By Adekunle Williams and Solomon Asowata
Lagos – The International Air Transport Association (IATA) has commended African airlines for improving on safety in 2017.
The apex aviation body made the commendation when it released data for the 2017 safety performance of the commercial airline industry on Thursday.
Mr Alexandre de Juniac, Director General, IATA, said Sub-Saharan Africa had continued to make strong progress on safety.
“Airlines in Sub-Saharan Africa continued to improve their safety performance; the goal is to achieve world-class safety.
“For the second year in a row, airlines in the region experienced no passenger fatalities and no jet hull losses.
“But there is still a large gap to cover in the safety performance of the continent’s turboprop fleet.
“Global standards such as the IATA Operational Safety Audit (IOSA) are making a difference.
“Counting all accidents, the performance of African airlines on the IOSA registry was more than three times better than non-IOSA airlines in the region.
“That is why we continue to encourage African nations to incorporate IOSA and the IATA Standard Safety Assessment (ISSA) into their safety oversight systems,’’ De-Juniac said.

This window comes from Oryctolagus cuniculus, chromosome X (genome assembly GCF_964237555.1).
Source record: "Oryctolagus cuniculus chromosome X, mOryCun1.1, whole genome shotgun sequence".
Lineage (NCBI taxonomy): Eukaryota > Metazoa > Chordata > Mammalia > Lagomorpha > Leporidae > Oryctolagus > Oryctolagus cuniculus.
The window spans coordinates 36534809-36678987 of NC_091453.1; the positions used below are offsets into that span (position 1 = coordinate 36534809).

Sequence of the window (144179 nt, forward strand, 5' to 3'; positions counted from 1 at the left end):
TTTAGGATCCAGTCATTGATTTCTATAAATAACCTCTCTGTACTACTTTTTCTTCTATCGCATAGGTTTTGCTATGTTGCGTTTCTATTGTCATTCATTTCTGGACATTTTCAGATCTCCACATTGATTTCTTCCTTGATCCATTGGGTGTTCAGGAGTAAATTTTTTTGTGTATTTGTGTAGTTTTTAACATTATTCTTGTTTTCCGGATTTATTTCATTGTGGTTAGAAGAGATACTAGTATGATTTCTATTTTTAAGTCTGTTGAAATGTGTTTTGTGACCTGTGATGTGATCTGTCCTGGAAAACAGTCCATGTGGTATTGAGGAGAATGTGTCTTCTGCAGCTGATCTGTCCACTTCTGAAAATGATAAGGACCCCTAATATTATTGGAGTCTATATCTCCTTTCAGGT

According to him, ISSA, which is intended for those carriers that are not eligible for IOSA, also offers one-term opportunity to operators of aircraft that would fall under IOSA, enabling an incremental approach to achieving IOSA.
He urged African governments to, however, accelerate the implementation of ICAO’s safety-related standards and recommended practices (SARPS).
According to him, as of year-end 2017, only 25 African countries had at least 60 per cent SARPS implementation.
On the global scale, the DG noted that 2017 was a very good year for the aviation safety, stressing that some 4.1 billion travellers flew safely on 41.8 million flights.
“We saw improvements in nearly all key metrics — globally and in most regions.
“Our determination is to make this industry even safer.
“In 2017, there were incidents and accidents that we will learn from through the investigation process, just as we will learn from the recent tragedies in Russia and Iran.
“Complementing that knowledge is the insight we can gain from the millions of flights that operate safety.’’
De-Juniac further said that data from those operations was powering the development of predictive analytics that would eventually help in eliminating conditions that can lead to accidents.
“The industry knows that every fatality is a tragedy,’’ he said.
IATA’s common g